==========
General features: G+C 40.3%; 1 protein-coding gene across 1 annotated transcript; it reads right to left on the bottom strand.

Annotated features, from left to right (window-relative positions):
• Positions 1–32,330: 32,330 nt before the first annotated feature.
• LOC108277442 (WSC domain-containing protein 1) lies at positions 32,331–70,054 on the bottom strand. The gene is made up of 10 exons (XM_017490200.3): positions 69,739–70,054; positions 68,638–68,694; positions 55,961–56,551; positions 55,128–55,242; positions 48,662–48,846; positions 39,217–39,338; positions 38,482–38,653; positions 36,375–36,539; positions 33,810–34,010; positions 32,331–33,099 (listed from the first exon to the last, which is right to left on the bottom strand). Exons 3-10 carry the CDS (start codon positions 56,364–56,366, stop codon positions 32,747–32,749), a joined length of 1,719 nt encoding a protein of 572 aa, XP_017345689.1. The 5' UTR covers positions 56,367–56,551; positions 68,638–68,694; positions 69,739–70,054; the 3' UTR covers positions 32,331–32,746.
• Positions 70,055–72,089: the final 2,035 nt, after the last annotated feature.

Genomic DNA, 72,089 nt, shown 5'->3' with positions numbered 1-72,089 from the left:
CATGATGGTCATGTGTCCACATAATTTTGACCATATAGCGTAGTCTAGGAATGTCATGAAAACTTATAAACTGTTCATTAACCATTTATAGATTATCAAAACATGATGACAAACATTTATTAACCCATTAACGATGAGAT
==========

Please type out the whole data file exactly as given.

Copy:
General features: G+C 40.3%; 1 protein-coding gene across 1 annotated transcript; it reads right to left on the bottom strand.

Annotated features, from left to right (window-relative positions):
• Positions 1–32,330: 32,330 nt before the first annotated feature.
• LOC108277442 (WSC domain-containing protein 1) lies at positions 32,331–70,054 on the bottom strand. The gene is made up of 10 exons (XM_017490200.3): positions 69,739–70,054; positions 68,638–68,694; positions 55,961–56,551; positions 55,128–55,242; positions 48,662–48,846; positions 39,217–39,338; positions 38,482–38,653; positions 36,375–36,539; positions 33,810–34,010; positions 32,331–33,099 (listed from the first exon to the last, which is right to left on the bottom strand). Exons 3-10 carry the CDS (start codon positions 56,364–56,366, stop codon positions 32,747–32,749), a joined length of 1,719 nt encoding a protein of 572 aa, XP_017345689.1. The 5' UTR covers positions 56,367–56,551; positions 68,638–68,694; positions 69,739–70,054; the 3' UTR covers positions 32,331–32,746.
• Positions 70,055–72,089: the final 2,035 nt, after the last annotated feature.

Genomic DNA, 72,089 nt, shown 5'->3' with positions numbered 1-72,089 from the left:
CATGATGGTCATGTGTCCACATAATTTTGACCATATAGCGTAGTCTAGGAATGTCATGAAAACTTATAAACTGTTCATTAACCATTTATAGATTATCAAAACATGATGACAAACATTTATTAACCCATTAACGATGAGAT